As someone who is gay and multiracial, who has grown up in countries with histories of colonization, slavery and racism, where domestic violence is rampant, and where it is still illegal to be gay, for me Vassar is the safest place I have ever known. I have never come across a smarter, more accepting, and more engaging community. If you want to make Vassar more aware and inclusive, please change your tone. For the same reasons people tune out from Rush Limbaugh, they'll tune out from you too.
Yeah, as a member of the QTPOC community, it was much safer for me to be a queer person at Vassar. No one gave me much grief on my sexuality, and I wasn’t as accosted anymore. Funnily enough, my race was an issue, as well as my gender. My politics are an issue. My socioeconomic stats was an issue. So many POC students are expected to be grateful little brown/black people because this holy white institution saved us from the ghettos we come from. And I call that bullshit.
I’m also not going to let you (or anyone for that matter) police the tone of this blog.
We’ve received a message like this before, and here is the response posted:
“If you speak in an angry way about what has happened to our people and what is happening to our people, what does he call it? Emotionalism. Pick up on that. Here the man has got a rope around his neck and because he screams, you know, the cracker that’s putting the rope around his neck accuses him of being emotional. You’re supposed to have the rope around your neck and holler politely, you know. You’re supposed to watch your diction, not shout and wake other people up— this is how you’re supposed to holler. You’re supposed to be respectable and responsible when you holler against what they’re doing to you. And you’ve got a lot of Afro-Americans who fall for that. They say, “No, you can’t do it like that, you’ve got to be responsible, you’ve got to be respectable.” And you’ll always be a slave as long as you’re trying to be responsible and respectable in the eyesight of your master; you’ll remain a slave. When you’re in the eyesight of your master, you’ve got to let him know you’re irresponsible and you’ll blow his irresponsible head off.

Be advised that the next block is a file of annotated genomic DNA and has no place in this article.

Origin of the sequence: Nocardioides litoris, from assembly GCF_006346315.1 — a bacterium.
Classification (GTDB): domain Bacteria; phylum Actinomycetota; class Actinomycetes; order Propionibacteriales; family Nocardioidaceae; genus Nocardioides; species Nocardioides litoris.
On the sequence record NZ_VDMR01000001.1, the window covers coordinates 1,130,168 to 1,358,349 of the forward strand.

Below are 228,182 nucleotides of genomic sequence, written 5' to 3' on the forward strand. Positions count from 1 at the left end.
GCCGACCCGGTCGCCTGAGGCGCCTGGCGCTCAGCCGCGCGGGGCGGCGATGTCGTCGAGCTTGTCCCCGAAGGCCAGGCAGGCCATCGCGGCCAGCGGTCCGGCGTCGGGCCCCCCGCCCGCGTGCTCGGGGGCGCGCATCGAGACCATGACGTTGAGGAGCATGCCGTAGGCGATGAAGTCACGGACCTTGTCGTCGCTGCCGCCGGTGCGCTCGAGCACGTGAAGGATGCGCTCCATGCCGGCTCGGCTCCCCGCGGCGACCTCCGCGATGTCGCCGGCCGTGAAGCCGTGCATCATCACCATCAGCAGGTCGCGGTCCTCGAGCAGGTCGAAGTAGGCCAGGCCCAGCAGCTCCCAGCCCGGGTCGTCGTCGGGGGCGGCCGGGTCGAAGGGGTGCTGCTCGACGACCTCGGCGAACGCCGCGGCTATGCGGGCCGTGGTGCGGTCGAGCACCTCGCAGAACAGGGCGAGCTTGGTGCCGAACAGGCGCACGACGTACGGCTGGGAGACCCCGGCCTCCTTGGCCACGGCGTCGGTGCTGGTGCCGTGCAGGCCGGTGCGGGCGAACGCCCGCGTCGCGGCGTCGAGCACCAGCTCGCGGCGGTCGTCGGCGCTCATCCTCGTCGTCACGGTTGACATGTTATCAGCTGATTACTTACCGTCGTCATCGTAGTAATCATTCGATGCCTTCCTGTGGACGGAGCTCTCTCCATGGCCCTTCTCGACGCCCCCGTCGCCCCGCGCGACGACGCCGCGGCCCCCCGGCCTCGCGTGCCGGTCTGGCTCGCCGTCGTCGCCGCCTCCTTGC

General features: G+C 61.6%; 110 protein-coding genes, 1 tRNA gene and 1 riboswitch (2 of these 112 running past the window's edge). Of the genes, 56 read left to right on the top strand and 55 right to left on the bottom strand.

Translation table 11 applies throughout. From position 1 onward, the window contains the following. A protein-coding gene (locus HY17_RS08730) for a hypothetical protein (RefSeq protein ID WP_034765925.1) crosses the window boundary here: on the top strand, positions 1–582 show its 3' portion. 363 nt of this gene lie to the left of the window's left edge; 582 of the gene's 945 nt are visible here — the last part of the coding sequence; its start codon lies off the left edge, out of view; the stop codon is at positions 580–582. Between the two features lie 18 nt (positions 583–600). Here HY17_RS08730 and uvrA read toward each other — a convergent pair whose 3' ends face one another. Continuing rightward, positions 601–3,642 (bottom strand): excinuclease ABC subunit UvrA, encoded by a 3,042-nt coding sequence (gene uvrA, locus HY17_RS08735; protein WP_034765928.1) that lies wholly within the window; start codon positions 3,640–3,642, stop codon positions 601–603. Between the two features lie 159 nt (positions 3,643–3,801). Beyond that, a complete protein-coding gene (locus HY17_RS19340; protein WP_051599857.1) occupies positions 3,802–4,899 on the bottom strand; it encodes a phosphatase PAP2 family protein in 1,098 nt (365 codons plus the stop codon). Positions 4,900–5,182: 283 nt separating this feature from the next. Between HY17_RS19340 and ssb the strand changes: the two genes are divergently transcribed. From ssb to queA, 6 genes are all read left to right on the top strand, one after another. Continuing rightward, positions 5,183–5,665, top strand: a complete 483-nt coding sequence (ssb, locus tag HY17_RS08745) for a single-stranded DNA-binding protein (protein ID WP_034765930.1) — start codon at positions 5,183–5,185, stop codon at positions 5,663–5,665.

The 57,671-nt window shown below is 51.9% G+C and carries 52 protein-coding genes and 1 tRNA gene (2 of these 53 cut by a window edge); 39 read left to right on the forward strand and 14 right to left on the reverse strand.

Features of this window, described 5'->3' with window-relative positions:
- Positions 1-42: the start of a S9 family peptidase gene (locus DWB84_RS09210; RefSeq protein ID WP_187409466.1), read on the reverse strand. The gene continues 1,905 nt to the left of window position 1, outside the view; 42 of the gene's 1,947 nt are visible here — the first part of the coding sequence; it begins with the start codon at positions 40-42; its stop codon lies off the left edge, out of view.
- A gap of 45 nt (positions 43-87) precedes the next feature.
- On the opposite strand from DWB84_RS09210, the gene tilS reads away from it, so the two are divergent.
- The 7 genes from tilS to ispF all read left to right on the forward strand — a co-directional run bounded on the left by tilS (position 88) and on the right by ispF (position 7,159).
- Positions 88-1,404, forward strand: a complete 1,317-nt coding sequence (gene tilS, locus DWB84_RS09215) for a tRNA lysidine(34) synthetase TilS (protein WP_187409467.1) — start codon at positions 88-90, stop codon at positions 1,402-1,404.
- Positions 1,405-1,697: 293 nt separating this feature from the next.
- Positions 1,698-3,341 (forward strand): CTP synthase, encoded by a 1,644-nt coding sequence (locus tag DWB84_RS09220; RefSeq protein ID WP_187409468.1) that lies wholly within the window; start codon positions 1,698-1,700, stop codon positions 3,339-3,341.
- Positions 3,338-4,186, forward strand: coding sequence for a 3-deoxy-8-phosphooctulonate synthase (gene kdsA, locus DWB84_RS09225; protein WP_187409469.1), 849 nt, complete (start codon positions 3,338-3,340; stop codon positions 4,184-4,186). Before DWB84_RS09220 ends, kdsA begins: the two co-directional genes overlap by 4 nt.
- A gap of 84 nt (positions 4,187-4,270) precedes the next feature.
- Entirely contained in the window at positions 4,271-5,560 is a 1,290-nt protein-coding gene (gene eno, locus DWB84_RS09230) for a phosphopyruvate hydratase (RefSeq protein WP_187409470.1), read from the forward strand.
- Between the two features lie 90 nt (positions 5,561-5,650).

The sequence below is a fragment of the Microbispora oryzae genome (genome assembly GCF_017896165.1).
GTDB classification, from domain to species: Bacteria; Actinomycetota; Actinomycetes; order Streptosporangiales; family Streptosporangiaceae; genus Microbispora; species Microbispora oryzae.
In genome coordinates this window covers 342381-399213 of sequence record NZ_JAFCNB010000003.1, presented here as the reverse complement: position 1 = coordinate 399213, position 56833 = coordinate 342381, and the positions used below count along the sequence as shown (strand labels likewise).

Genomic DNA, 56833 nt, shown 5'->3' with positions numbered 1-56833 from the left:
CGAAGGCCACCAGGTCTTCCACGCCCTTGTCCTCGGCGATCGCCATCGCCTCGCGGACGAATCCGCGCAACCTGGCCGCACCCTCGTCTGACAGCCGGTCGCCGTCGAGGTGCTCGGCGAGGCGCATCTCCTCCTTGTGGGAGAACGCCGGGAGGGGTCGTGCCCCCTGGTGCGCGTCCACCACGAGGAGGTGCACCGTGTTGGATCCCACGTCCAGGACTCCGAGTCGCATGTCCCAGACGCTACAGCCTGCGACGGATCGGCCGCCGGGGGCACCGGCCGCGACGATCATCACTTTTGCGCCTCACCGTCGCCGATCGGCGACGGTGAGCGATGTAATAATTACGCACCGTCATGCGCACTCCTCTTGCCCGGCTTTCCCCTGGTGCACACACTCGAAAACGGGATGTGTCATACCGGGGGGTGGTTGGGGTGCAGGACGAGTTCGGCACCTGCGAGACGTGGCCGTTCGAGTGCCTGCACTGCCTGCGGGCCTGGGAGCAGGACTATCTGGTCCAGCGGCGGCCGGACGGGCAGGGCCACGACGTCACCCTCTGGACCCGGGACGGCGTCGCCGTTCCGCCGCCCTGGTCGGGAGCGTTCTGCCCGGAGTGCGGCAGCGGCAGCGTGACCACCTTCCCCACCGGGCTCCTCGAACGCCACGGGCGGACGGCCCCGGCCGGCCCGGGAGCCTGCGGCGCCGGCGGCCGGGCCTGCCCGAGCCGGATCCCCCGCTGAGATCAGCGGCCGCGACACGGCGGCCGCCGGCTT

And again you’ve got another trap that he maneuvers you into. If you begin to talk about what he did to you, he’ll say that’s hate, you’re teaching hate. Pick up on that. He won’t say he didn’t do it, because he can’t. But he’ll accuse you of teaching hate just because you begin to spell out what he did to you. Which is an intellectual trap—because he knows we don’t want to be accused of hate.
And the average Black American who has been real brain-washed, he never wants to be accused of being emotional. Watch them, watch the real bourgeois Black Americans. He never wants to show any sign of emotion. He won’t even tap his feet. You can have some of that real soul music, and he’ll sit there, you know, like it doesn’t move him.
And then you go a step farther, they get you again on this violence. They have another trap wherein they make it look criminal if any of us, who has a rope around his neck or one is being put around his neck—if you do anything to stop the man from putting that rope around your neck, that’s violence. And again this bourgeois Negro, who’s trying to be polite and respectable and all, he never wants to be identified with violence. So he lets them do anything to him, and he sits there submitting to it nonviolently, just so he can keep his image of responsibility. He dies with a responsible image, he dies with a polite image, but he dies. The man who is irresponsible and impolite, he keeps his life. That responsible Negro, he’ll die every day, but if the irresponsible one dies he takes some of those with him who were trying to make him die."